Oral Presentation Session
Reviewed by: Society for Cultural Anthropology
Of interest to: Practicing and Applied Anthropologists, Teachers of Anthropology in Community Colleges, Students
Primary Theme: Science
Secondary Theme: Technology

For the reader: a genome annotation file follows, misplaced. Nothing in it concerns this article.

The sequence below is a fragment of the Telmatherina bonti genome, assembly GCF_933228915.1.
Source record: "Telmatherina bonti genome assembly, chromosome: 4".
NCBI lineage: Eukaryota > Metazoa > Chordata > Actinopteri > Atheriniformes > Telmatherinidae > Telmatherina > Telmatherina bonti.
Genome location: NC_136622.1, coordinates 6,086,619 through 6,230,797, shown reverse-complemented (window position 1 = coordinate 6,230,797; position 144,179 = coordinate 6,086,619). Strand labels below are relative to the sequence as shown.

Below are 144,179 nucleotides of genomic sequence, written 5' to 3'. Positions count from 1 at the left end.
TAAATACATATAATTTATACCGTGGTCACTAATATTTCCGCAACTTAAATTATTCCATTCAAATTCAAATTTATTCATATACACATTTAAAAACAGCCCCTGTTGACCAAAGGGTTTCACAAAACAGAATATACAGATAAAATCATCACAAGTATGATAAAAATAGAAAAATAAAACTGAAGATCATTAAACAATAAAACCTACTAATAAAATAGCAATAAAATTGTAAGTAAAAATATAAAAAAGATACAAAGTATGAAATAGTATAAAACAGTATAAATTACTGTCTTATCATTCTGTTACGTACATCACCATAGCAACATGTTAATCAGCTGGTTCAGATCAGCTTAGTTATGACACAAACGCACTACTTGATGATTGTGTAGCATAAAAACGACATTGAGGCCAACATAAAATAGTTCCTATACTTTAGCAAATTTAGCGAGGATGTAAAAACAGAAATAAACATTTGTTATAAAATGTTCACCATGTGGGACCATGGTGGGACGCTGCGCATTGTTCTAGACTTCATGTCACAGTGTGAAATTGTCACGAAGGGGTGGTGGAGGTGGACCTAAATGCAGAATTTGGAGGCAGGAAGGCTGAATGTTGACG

The last four decades of social studies of science and medicine have brought about an increasing and productive traffic of concepts and methods between Anthropology and Science Studies. However, the impacts STS has had on Anthropology itself and the place of Anthropology in the ‘broad church’ of STS deserve ongoing reflection. How have hallmarks of Anthropology (e.g. long term ethnographic fieldwork, reflexive knowledge production, robust engagement with culture) been shaped by STS ideas and methods? How does the disciplinary identity of Anthropology change or sustain itself as it interacts with STS? Who is the anthropologist of science? How do contemporary configurations of science and medicine relate to anthropological knowledge traditions concerned with the nature of belief, knowledge, evidence, and power? By pursuing these and other questions, this panel will explore the role of Anthropology in times and settings of techno-scientific change, and consider how this may evolve in the future. We welcome reflexive, methodological and/or theoretical insights into what science studies does for and to anthropology and vice versa. Contributors might reflect on their own experience of studying science; on how their anthropological training has contributed to interdisciplinary research; on the topical terrain shared and contested by these disciplines; or on how they have used or pushed back against concepts and theory from STS.